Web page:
While living in the countryside of France, every time we needed something, we would have to drive through vineyards and multiple French villages. These villages were gorgeous and so quiet. It seemed like no one lived there. There was so much potential for finding peace here.
These villages were the perfect setting to find peace, except there wasn’t much downtime. Since we were volunteering, each day after our work was completed, the afternoons would be filled with a new adventure; mostly doing things we’ve never done before like rock climbing, surfing on the Mediterranean, cliffs jumping and wake boarding. I cherished every new activity but they were very exhausting.
If we weren’t doing a new activity, we were driving through the countryside. My favorite day in France was watching a mountain stage of the Tour de France in Fiox (Bucket List material) on Bastille Day. Bastille Day, or la Fête nationale, is the French National Day commemorating a turning point in the French Revolution and the first anniversary of Storming of the Bastille on July 14th 1789.
It was amazing.
Immediately after the race, Baptiste drove us to Carcassonne, a city located in southwestern France, with a population of almost 48,000. It’s here where we would spend the evening with another 700,000 people watching fireworks shoot out of a medieval castle. We were told it was the largest firework show in Europe.
It was spectacular. Even though we had started the day at 9:00 AM and didn’t get back until 1:30 in the morning.
We left Baptiste a week later headed back to Carcassonne to recoup and relax before we started our next Workaway experience. Now we had the time and the chance to walk inside this medieval castle which has fortified walls almost two miles long and fifty six watchtowers. Within the castle walls were restaurants, cafes, shops and a concert venue. It reminded me of a real-life renaissance festival with cobblestone streets and narrow alleyways. The following day we were able to attend a concert in this venue thanks to Baptiste’s recommendation. The lead singer of the band played an accordion and of course sang in French. I love the French language and the accordion! This was super fun!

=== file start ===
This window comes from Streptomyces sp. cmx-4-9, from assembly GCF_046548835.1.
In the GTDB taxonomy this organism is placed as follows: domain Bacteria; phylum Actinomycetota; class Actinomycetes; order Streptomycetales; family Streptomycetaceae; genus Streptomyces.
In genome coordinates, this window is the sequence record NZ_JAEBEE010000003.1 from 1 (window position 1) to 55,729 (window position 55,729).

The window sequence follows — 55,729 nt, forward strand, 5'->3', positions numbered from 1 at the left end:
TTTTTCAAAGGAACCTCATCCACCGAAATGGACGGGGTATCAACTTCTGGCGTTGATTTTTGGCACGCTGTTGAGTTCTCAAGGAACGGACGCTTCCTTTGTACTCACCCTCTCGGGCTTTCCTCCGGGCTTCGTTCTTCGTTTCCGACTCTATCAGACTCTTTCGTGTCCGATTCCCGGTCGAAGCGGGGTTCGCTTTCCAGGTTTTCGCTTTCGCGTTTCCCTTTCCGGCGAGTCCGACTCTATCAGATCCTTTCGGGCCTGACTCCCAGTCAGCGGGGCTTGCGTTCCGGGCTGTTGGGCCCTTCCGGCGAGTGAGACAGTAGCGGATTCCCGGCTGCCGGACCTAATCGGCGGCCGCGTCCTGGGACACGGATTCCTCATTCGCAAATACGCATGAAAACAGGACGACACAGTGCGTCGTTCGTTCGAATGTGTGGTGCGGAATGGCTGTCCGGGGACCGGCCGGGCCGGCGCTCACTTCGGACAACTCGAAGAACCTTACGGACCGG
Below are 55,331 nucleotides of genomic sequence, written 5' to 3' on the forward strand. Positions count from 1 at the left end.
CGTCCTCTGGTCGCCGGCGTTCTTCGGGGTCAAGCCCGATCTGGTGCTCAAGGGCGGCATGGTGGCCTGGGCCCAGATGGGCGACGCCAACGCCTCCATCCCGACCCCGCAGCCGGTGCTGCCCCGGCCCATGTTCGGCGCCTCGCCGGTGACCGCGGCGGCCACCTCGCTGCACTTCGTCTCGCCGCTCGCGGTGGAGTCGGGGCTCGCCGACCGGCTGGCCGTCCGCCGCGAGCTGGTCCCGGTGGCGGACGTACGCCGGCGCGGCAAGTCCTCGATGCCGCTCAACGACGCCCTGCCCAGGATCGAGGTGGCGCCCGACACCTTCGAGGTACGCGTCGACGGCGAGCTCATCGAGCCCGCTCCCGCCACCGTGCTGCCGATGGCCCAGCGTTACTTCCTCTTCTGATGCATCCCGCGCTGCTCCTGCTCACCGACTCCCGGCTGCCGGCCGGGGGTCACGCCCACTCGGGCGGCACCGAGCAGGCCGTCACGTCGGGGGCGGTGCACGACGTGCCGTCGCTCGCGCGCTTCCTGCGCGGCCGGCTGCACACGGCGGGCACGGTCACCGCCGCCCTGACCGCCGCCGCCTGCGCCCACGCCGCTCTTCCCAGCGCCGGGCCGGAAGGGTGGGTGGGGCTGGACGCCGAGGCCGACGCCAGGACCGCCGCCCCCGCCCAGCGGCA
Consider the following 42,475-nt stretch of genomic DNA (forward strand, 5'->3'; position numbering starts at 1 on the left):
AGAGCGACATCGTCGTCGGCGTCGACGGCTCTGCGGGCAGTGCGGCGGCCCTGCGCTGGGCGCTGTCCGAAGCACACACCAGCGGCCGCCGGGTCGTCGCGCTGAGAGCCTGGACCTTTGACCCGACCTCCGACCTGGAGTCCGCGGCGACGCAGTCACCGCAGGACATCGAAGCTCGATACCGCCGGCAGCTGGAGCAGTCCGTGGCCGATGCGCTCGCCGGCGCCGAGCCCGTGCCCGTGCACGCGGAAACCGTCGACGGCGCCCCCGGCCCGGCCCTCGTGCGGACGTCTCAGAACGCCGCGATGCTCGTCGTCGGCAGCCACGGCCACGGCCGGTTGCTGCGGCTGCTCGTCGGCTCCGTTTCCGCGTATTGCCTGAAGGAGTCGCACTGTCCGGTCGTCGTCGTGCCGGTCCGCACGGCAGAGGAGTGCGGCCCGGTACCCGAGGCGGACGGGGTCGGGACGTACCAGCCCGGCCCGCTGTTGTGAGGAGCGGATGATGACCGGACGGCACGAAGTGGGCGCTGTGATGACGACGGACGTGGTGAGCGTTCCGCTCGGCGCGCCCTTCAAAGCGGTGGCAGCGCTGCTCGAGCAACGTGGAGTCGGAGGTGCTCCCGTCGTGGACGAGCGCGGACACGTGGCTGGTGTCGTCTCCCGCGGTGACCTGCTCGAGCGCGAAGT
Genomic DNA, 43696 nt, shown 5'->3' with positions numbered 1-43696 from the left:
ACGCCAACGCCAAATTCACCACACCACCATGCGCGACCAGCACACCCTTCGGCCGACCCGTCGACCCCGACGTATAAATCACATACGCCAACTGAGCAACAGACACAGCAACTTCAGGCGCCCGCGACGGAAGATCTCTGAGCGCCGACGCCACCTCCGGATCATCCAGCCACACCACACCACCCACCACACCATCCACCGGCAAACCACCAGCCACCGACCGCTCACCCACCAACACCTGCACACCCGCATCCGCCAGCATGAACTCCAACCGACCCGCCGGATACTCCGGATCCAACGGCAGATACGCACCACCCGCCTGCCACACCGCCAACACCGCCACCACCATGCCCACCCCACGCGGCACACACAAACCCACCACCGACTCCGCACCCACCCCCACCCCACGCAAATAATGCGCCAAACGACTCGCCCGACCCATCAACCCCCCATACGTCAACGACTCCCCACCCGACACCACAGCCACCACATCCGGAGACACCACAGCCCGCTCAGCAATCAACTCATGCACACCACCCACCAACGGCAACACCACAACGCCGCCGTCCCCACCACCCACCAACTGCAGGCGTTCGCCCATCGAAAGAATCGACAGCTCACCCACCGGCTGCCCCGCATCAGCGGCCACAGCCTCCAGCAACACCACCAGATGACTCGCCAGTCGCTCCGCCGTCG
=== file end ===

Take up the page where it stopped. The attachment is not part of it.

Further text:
I felt very grateful to have had these unique experiences in France. We did things most people only dream about except all these activities were adding fuel to a burning fire of restlessness and discontent. I needed some stillness. A place and environment conducive to quiet and calm.
It wasn’t until we left the crazy, unplanned and busy life of Baptiste that I would find peace and contentment. Come to find out, this would also be in the French countryside but this time with a lovely Scottish woman named Josie.